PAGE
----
Senate blocks health care bill for live-born children after abortion attempt


The Senate voted Monday to block the adoption of a measure that would punish any doctor who fails to provide medical care to a born child living after an attempted abortion.

All but three Democrats voted against a procedural motion on the Protection of Survivors of Neglected Abortion Act, denying him the 60 votes needed to continue. The final vote count was 53 for and 44 opposed.

The bill would require a health professional to "demonstrate the same degree of professional competence, care and diligence to preserve the life and health of the child" as he would for "any other child born at the same gestational age. "The bill provides for criminal sanctions, a civil right of action for an affected mother, and a mandatory reporting requirement for other health care providers.

Opponents of the bill argued that it constituted an unjustified infringement of the right to abortion, preventing physicians from exercising their best medical judgment and exposing them to possible prosecution or prosecution. prosecution.

Senate Majority Leader Mitch McConnell (R-Ky.) Asked Democrats – and 2020 candidates in particular – to be on the list of debates after recent comments by Virginia Governor Ralph Northam ( D). McConnell also plans to hold a vote in the coming weeks on the Green New Deal Bill on climate change because he has sentenced Democrats to the extreme.

In a speech to the Senate prior to Monday's vote, McConnell described the measure as "a simple piece of legislation to protect newborns." Democrats, he said, "seem to suggest that the right to life of newborns can be subordinated to the circumstances surrounding their birth."

"My colleagues on the other hand must therefore decide where they will draw inspiration from these moral questions. On one side, some extreme voices decided that some newborn lives were more available than others. On the other side is the rest of the country, "McConnell said.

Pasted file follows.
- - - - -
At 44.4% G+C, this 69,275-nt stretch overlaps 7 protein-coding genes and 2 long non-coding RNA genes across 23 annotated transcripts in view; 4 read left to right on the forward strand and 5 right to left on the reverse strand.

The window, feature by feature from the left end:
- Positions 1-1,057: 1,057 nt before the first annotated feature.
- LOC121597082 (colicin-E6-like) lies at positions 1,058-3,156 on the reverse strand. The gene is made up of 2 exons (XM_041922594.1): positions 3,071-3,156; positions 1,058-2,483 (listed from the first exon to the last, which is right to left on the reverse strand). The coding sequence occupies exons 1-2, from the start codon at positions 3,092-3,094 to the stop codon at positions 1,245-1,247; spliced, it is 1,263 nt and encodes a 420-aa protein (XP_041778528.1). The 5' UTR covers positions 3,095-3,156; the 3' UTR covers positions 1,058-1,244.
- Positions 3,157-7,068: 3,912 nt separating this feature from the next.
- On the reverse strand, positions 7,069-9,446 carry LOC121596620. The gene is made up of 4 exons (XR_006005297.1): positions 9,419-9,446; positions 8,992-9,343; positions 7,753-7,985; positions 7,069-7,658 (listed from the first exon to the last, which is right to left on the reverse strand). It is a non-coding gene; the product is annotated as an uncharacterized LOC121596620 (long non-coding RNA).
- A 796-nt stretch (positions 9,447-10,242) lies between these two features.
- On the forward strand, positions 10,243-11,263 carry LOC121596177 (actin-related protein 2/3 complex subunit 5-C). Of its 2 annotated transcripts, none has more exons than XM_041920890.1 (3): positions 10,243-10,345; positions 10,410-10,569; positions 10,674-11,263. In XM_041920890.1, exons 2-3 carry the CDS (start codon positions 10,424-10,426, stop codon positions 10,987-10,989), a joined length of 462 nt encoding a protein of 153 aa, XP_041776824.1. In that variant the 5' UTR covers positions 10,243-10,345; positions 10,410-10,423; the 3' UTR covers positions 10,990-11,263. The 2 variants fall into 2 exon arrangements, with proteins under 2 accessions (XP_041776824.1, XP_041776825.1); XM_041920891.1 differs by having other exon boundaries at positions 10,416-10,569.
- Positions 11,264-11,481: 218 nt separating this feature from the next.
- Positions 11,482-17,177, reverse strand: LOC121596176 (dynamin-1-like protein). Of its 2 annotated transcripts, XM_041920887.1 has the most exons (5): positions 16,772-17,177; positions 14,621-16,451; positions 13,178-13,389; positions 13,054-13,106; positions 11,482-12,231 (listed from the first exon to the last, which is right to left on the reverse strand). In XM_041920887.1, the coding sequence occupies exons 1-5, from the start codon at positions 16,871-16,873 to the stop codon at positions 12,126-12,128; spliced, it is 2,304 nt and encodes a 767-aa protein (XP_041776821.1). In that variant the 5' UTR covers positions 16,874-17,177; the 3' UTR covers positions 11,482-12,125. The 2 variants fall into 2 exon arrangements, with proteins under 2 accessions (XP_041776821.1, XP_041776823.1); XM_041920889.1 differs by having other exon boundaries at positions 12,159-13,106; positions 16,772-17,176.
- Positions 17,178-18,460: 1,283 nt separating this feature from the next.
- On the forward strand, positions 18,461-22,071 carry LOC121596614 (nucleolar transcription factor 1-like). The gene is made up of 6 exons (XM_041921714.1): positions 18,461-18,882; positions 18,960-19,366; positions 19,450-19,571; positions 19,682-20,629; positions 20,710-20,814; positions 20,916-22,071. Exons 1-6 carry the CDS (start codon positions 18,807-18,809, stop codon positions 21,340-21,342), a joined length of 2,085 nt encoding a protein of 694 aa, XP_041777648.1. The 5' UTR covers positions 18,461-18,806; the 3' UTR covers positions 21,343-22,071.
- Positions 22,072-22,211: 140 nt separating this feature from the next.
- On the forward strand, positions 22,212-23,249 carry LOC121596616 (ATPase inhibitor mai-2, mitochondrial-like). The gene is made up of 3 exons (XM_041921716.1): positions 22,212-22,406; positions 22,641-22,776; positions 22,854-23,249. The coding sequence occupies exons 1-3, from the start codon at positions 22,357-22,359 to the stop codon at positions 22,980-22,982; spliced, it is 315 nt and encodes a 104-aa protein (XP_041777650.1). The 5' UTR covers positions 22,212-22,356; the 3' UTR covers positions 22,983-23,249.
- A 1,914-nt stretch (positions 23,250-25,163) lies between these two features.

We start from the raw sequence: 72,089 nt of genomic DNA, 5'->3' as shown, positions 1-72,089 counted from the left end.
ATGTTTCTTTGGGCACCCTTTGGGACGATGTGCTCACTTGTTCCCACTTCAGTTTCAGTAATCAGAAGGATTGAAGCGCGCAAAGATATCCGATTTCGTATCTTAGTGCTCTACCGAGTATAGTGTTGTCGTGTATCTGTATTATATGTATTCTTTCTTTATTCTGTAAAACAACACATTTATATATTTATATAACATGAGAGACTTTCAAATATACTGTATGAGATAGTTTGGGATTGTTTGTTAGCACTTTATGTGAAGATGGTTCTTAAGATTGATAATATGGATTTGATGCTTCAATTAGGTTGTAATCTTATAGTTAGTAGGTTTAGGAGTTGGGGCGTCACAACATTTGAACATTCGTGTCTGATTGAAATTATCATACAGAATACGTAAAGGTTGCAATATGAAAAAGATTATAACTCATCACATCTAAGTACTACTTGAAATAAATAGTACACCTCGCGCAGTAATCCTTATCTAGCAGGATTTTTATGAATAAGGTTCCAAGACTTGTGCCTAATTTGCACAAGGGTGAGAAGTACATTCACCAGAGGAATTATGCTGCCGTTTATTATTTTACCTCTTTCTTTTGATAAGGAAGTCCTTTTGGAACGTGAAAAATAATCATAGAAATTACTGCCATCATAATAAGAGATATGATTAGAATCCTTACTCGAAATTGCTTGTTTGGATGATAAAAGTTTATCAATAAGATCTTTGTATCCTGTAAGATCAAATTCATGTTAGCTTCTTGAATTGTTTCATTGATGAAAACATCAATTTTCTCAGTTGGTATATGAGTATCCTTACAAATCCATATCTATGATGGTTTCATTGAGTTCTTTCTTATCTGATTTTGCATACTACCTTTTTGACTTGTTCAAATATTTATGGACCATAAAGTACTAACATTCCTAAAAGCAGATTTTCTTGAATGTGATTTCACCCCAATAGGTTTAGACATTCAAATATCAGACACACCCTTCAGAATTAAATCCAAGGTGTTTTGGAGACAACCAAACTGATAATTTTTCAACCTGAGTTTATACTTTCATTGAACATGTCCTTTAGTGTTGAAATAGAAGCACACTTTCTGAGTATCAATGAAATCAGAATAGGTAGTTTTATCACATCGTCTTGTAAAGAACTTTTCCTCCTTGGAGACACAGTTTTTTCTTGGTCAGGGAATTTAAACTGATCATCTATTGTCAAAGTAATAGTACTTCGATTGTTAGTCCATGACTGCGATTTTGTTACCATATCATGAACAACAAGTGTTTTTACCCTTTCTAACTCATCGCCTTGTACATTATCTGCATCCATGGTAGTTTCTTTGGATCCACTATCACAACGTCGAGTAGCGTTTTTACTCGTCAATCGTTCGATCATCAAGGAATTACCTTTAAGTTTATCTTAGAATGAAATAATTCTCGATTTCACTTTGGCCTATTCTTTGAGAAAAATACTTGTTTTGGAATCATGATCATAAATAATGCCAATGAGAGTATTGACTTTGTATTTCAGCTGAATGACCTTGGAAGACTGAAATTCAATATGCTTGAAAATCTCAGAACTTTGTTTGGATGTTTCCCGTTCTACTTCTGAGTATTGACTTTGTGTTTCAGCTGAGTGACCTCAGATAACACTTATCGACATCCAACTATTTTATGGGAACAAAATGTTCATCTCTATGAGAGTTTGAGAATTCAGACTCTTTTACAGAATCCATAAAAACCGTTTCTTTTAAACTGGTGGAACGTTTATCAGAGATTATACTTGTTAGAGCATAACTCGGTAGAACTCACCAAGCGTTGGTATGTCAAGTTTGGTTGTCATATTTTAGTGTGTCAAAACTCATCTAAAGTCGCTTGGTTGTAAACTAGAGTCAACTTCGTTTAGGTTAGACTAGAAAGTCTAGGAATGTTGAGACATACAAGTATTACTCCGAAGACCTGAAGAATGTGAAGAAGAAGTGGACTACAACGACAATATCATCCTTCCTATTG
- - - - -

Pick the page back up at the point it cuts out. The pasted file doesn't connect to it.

A group of Republicans in the House, led by minority House leader Kevin McCarthy (California), crossed the Capitol to the Senate to show support for their colleagues in the other chamber .

The largely Republican supporters of the bill say that new state-level legislation aimed at removing barriers to late abortions requires federal government intervention. Senator Ben Sasse (R-Neb.), The author of the bill, called the bill a ban on infanticide to protect innocent newborns.

"I want to ask each of my colleagues if infanticide is acceptable or not," Sasse told the Senate on Monday. "It's too direct for a lot of people in this body, but frankly, that's what we're talking about here today. . . . Are we a country that protects babies who are alive, born out of the womb after surviving a botched abortion?

But this description has infuriated supporters of abortion rights, who note that infanticide is already illegal and argue that the Sasse bill is actually intended to dissuade doctors from performing late abortions.